DANIELS v. INDUSTRIAL ACCIDENT COMMISSION

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District Court of Appeal, Third District, California.

Mildred DANIELS and Sybil June Daniels, a minor, by her guardian ad litem and trustee, Mildred Daniels, Petitioners, v. INDUSTRIAL ACCIDENT COMMISSION of the State of California and Turlock Irrigation District, a Municipal Corporation, and State Compensation Fund, Respondents.

Decided: February 13, 1957

Gilbert Moody, Turlock, for petitioners. E. A. Corten and Daniel C. Murphy, San Francisco, for respondent Industrial Accident Commission. Donald Gallagher and Loton Wells, San Francisco, for respondent State Compensation Fund.

Petitioners, the surviving widow and daughter of Jesse Daniels, seek review of a finding of the Industrial Accident Commission that his death did not arise out of the course of his employment and of the subsequent decision denying them an award.

Daniels was employed by the Turlock Irrigation District as a trouble shooter. His duties included the repair of his employer's facilities such as transformers, meters, etc., as well as all types of electrical appliances and occasionally included the climbing of poles. On a windy and quite cold afternoon he and a co-worker were engaged in climbing poles about 35 or 40 feet above the ground and pulling lines so as to take the slack out of the primary wires. While on the third pole, Daniels began coughing and then vomited blood. The co-worker saw Daniels' body go limp and fall ‘back in his safety belt.’ He was removed from the pole and transported to a hospital in Turlock where he died that same evening.

A doctor who had treated Daniels for a stomach disorder in 1953 found no indication of heart trouble when he gave him a physical examination at that time. On the day of his death he told his wife that he hadn't felt better in weeks, and a few minutes before he became ill he told his co-worker that ‘he felt better than he felt for several days.’

The attending physician was unable to make a definite diagnosis, but noted that the possibilities included acute coronary thrombosis or acute pulmonary embolism. An electrocardiogram showed changes suggesting the possibility of acute coronary thrombosis. Since the cause of death was not definitely established, a post mortem was performed by the coroner, Dr. Ransom. He testified that he found that the lungs were dark and passive congested. He stated the cause of death was a ruptured tricuspid valve which in his opinion was due to strain imposed on the heart by the congestion of the lungs. He also said that the physical strain of work was a factor in the lung congrestion. The death certificate stated the cause of death to be ‘Rupture of Tricuspid Valve from massive passive congestion of complete lung tissue.’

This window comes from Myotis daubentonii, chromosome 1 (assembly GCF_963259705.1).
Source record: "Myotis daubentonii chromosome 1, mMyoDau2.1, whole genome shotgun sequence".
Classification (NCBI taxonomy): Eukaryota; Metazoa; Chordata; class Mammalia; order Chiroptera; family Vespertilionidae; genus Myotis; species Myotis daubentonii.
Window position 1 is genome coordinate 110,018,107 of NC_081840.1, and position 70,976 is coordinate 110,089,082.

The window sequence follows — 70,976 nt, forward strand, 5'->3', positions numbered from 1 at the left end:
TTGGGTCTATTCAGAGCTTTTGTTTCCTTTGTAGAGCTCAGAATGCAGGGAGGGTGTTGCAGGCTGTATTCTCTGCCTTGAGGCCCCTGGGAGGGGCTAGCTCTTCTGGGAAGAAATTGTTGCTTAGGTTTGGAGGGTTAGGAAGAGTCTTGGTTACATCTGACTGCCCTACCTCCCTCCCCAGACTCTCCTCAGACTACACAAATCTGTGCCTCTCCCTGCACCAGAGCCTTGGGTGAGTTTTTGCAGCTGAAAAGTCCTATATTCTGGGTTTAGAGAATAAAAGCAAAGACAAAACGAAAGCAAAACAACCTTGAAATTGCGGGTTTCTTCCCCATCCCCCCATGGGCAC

A Dr. Smith who was called by the insurrer testified that a diagnosis was not possible on the information available. He was of the opinion that if the valve had ruptured, it was a diseased valve. He suggested that further pathological examination would be of value to determine the cause of death. At the conclusion of Dr. Smith's direct examination, the hearing was adjourned without cross-examination by petitioners' counsel.

Some time later the body was exhumed and a second autopsy performed. The autopsy report concluded: ‘The cause of death is a thrombosis of the right coronary artery which is quite recent. The changes in the myocardium which consisted largely of hyperemia and some interstitial hemorrhage was all that was found that would indicate that the occlusion was very recent. There is marked edema and congestion of the lungs. Careful examination of all the heart valves and especially the tricuspid valve showed no evidence of rupture or previous disease.’

At the next hearing, a Dr. Thompson, in response to a hypothetical question, testified that in his opinion the death was due to a coronary occlusion, but he did not believe it was work-connected. The opinion was qualified to the extent that if Mr. Daniels only climbed poles occasionally, then it might have been precipitated by his work.

After Dr. Thompson's testimony, Mrs. Daniels testified that climbing poles was not a part of her husband's normal duties, and that he only did so occasionally.

On the basis of the testimony and the medical reports filed, the referee made a finding that the injury arose out of and was in the course of the decedent's employment, and an award was made in favor of petitioners.